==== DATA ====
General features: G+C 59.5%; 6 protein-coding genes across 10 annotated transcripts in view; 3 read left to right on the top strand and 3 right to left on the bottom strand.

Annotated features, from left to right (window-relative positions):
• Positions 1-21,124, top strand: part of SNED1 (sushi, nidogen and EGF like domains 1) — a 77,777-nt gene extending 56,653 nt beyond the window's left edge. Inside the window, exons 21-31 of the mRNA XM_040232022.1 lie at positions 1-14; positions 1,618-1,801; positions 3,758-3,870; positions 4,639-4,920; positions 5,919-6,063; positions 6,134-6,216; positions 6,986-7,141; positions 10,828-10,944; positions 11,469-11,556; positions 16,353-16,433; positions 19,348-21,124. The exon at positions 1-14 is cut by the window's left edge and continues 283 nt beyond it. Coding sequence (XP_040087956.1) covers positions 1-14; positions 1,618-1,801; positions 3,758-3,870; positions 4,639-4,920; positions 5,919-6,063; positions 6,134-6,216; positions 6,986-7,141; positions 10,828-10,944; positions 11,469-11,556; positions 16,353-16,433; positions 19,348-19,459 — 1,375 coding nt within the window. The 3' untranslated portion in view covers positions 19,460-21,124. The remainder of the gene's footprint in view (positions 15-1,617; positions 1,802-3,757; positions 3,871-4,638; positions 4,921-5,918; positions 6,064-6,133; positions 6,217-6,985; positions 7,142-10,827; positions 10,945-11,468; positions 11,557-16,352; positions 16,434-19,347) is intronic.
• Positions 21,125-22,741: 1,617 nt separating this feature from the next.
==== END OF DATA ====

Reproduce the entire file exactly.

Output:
General features: G+C 59.5%; 6 protein-coding genes across 10 annotated transcripts in view; 3 read left to right on the top strand and 3 right to left on the bottom strand.

Annotated features, from left to right (window-relative positions):
• Positions 1-21,124, top strand: part of SNED1 (sushi, nidogen and EGF like domains 1) — a 77,777-nt gene extending 56,653 nt beyond the window's left edge. Inside the window, exons 21-31 of the mRNA XM_040232022.1 lie at positions 1-14; positions 1,618-1,801; positions 3,758-3,870; positions 4,639-4,920; positions 5,919-6,063; positions 6,134-6,216; positions 6,986-7,141; positions 10,828-10,944; positions 11,469-11,556; positions 16,353-16,433; positions 19,348-21,124. The exon at positions 1-14 is cut by the window's left edge and continues 283 nt beyond it. Coding sequence (XP_040087956.1) covers positions 1-14; positions 1,618-1,801; positions 3,758-3,870; positions 4,639-4,920; positions 5,919-6,063; positions 6,134-6,216; positions 6,986-7,141; positions 10,828-10,944; positions 11,469-11,556; positions 16,353-16,433; positions 19,348-19,459 — 1,375 coding nt within the window. The 3' untranslated portion in view covers positions 19,460-21,124. The remainder of the gene's footprint in view (positions 15-1,617; positions 1,802-3,757; positions 3,871-4,638; positions 4,921-5,918; positions 6,064-6,133; positions 6,217-6,985; positions 7,142-10,827; positions 10,945-11,468; positions 11,557-16,352; positions 16,434-19,347) is intronic.
• Positions 21,125-22,741: 1,617 nt separating this feature from the next.